## 128 Reputation

14 years, 278 days

## Thanks DJKeenan for your...

Thanks DJKeenan for your additional suggestions. Many constants used in the expression "ratio" are products of numbers known to many digits and experimental values known to a few digits, so it would be difficult to specify that kind of constants to say, 16 digits, right? For example, one variable used is sigma*2*Pi*f0*mu where sigma is an experimental value known to 3 digits, f0 is our variable (exactly specifiable?) and 2, Pi and mu could be specified to many digits. I will look up ScientificErrorAnalysis and Tolerances and see how they could be used. Thanks. -Dan

## Thanks DJKeenan and JacquesC...

Thanks DJKeenan and JacquesC for your comments. I have re-derived the long expression "ratio" in analytical form and then used evalf[20] for numerical calculations, and found consistency between evalf[20] and plot. (as to whether 0.6666666666e-14 came from ((2/3)*10^(-14)), it probably did. "Ratio" came from electromagnetic wave computation in which there are constants that could originally be of rational form. In the new derivation of "ratio", I kept rational terms in rational form as long as possible before numerical evaluations.) Thanks again for all your help! -Dan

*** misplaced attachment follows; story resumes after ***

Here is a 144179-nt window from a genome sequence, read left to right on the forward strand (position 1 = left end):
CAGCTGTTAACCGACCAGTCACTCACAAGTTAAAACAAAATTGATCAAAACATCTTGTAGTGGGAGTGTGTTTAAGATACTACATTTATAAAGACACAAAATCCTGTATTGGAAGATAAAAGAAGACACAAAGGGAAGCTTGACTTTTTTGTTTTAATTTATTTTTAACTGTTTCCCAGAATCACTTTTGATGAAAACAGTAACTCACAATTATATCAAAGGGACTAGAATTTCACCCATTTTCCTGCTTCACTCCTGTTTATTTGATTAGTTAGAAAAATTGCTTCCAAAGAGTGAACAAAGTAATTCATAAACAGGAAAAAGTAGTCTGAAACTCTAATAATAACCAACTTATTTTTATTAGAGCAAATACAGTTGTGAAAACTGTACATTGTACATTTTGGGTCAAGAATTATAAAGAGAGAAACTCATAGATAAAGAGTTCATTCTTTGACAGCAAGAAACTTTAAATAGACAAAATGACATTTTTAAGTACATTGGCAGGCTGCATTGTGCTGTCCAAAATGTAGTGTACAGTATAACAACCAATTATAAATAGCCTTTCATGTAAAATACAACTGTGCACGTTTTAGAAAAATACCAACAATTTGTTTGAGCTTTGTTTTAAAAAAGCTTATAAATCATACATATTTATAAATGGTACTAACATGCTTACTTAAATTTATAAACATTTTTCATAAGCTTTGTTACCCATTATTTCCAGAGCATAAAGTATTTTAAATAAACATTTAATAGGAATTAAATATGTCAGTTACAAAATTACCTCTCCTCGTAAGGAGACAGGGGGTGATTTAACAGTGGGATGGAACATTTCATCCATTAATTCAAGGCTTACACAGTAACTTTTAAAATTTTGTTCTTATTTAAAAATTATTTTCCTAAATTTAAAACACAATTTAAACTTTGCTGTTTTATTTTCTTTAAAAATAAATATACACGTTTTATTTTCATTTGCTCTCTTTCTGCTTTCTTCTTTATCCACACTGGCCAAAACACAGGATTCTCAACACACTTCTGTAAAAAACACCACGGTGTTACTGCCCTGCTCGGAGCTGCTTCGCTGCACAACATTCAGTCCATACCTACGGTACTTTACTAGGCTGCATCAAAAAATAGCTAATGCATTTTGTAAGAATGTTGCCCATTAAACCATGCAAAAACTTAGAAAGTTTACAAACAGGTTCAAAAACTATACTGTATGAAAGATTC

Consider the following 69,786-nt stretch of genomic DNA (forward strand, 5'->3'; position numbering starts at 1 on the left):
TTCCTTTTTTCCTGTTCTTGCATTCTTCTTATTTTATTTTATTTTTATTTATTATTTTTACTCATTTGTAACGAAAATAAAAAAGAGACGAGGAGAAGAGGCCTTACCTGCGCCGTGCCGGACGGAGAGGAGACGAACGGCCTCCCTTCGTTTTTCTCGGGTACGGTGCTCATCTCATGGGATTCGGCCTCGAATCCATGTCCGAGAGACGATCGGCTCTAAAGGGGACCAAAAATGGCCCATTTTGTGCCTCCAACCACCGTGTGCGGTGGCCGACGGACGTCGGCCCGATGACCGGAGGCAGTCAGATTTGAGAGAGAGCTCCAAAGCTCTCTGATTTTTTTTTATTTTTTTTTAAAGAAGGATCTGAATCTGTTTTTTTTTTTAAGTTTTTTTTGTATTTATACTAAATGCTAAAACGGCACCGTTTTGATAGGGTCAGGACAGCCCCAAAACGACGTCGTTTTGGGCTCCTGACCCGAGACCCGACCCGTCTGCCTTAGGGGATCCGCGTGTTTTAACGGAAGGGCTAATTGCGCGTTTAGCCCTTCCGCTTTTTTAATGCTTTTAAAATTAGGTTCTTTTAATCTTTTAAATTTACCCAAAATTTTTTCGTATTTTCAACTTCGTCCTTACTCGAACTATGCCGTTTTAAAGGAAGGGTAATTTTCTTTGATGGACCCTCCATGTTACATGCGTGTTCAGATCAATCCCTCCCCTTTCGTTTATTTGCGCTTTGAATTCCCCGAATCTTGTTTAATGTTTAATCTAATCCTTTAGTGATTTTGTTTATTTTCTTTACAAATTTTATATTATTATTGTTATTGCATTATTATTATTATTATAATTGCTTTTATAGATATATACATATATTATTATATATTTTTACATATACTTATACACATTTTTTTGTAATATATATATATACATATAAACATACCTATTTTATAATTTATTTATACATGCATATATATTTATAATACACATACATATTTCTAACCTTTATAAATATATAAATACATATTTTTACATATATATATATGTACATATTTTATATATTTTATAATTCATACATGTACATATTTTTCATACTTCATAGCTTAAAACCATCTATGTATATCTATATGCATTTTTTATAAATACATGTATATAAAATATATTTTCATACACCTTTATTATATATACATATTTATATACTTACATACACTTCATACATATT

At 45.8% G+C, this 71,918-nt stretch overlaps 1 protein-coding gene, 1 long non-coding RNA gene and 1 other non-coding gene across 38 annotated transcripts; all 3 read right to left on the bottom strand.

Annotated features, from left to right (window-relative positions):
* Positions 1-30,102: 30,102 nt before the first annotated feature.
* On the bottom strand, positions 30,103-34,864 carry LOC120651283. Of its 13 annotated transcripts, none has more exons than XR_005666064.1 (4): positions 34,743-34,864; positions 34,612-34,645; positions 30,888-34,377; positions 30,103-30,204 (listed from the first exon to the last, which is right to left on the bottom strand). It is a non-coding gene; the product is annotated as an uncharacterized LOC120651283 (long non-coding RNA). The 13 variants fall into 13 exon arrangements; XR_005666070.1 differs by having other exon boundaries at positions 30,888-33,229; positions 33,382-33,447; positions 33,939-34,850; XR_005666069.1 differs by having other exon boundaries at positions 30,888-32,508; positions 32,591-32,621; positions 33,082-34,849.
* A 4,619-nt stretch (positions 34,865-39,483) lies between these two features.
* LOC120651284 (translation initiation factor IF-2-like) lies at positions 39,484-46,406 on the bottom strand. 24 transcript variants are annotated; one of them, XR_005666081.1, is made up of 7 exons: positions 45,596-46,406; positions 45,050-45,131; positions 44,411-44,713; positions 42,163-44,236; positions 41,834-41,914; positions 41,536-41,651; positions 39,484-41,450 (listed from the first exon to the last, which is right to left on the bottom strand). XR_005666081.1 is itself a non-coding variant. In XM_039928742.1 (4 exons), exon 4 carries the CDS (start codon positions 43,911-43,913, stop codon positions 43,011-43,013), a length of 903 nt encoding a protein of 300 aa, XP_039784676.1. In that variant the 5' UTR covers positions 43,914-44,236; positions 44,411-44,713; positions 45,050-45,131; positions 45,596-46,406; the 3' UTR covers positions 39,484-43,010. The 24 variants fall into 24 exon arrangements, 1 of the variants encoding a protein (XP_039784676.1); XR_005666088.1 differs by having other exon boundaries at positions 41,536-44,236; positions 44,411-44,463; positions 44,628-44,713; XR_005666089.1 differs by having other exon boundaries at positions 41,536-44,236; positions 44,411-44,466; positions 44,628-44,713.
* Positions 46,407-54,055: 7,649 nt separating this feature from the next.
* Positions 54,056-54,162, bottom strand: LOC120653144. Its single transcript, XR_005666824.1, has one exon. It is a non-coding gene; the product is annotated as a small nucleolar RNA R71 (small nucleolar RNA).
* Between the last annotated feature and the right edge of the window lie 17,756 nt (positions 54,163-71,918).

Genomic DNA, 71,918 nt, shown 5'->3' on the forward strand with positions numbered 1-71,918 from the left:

## Thanks very much for your help!...

OK thanks everyone for pointing out the reason for the inconsistent numerical answers. Sorry again for the really long expression on my post. I am not too experienced in posting on this format. I will perform calculations using evalf[20] as suggested. Cheers, -Dan

## I did try the Select Axes...

I did try the Select Axes and then Properties. No help there.

## Thanks for your help!...

Thanks for all your help! I did have in mind the removal of the assumption, so the suggested command assign(d,'d'): unassign('d'): will be quite useful! -Dan
 Page 1 of 1
﻿